In Van, an Urartu castle returns to its former glory  

In Van, an Urartu castle returns to its former glory  

In Van, an Urartu castle returns to its former glory

After more than three decades of painstaking work, archaeologists in Eastern Anatolia are nearing their goal: turning a 2,700-year-old Urartian castle into an open-air museum.

“We plan to create an open-air museum that protects the entire temple area around a roof, shares the sacred values of the Urartians and reflects their culture,” Mehmet Işıklı, an archaeology professor at Erzurum’s Atatürk University, recently told Anadolu Agency. 

Işıklı is overseeing a team of 30 experts who are restoring stone carvings in the Ayanis Castle, which is located on a hill overlooking Lake Van.

Ayanis, which was built by Urartian King Rusa II, is one of the civilization’s most magnificent structures thanks to its mudbrick walls and stone engravings.

Işıklı said they were carrying out important work to shed light on the castle. “We are doing excavation work in a very restricted area.”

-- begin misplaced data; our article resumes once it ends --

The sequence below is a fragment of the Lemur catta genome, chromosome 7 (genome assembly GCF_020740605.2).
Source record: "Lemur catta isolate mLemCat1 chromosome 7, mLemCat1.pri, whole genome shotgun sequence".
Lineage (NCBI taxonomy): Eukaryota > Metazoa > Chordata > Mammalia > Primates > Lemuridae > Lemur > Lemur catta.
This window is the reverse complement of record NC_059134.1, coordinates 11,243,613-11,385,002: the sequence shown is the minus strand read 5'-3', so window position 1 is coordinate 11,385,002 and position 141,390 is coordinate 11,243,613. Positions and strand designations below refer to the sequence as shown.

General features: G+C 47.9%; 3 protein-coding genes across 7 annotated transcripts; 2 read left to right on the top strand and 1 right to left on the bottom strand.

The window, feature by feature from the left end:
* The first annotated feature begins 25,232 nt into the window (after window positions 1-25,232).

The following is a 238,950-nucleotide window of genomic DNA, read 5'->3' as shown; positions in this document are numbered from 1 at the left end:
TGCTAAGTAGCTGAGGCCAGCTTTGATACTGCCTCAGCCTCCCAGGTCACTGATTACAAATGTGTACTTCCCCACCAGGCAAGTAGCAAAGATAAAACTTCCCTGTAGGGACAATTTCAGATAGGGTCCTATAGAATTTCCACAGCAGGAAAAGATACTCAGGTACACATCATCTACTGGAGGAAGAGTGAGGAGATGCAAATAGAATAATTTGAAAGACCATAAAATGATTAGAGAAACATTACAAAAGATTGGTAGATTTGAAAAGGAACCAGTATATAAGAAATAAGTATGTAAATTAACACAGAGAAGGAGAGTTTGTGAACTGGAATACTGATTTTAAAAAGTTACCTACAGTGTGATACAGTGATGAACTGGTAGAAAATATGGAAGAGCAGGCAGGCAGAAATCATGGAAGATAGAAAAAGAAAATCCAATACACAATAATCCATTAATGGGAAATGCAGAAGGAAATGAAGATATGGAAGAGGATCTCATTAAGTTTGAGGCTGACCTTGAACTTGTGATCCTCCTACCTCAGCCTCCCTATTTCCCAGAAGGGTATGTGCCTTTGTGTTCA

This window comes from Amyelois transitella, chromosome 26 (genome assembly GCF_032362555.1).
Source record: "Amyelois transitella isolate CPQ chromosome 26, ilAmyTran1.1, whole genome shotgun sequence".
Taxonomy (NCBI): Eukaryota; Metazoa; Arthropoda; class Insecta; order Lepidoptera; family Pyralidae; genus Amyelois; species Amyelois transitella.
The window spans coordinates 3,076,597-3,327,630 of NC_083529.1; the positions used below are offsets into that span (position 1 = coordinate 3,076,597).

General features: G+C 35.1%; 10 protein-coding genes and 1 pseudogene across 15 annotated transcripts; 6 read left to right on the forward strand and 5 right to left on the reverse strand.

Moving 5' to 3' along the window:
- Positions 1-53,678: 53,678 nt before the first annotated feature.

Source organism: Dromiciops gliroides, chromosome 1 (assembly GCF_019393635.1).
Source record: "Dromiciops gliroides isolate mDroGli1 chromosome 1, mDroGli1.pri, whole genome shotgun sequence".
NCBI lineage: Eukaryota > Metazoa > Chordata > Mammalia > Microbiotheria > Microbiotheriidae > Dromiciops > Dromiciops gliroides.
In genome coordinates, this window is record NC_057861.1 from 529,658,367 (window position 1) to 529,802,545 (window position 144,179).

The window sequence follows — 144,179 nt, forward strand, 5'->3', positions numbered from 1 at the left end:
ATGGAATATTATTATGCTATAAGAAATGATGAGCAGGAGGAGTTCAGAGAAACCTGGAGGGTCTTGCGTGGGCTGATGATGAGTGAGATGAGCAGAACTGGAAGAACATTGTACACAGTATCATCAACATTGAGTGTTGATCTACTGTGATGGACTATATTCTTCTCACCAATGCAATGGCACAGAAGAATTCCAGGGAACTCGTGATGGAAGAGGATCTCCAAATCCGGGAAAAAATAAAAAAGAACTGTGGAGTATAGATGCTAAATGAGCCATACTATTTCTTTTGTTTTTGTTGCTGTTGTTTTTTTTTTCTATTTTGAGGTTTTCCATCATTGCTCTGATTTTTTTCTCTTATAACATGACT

“Our target is the Haldi Temple, which is the most important part of the castle, and the building complexes associated with it,” he said.

The core temple, which was one of the holiest places for the Urartians, remains intact, as do the area’s podium hall and extraordinary stonework, the scholar said.

The excavation team is placing the engraved stones in their original place in the Haldi Temple.

“Especially in the temple, there are walls decorated with ornaments defined as intaglio made with stone carvings that are unique in the world,” he said, referring to a technique specific to the site. 

“There is alabaster decorated with extraordinary workmanship,” he said. “We had to do very serious stone restoration in this area.”

Işıklı said they aimed at creating a whole with original parts.       

Ayşegül Akın Aras, a research assistant at the Archaeology Department of Atatürk University, said that they were working meticulously to place the original intaglio on the walls of the temple.       

“The Urartians carved the stone blocks and created different ornaments in line with their religious customs,” she said.       

“We’re placing the engraved original pieces on these carved stones. Once the original stones are found, the temple will serve tourism in all its glory,” she added.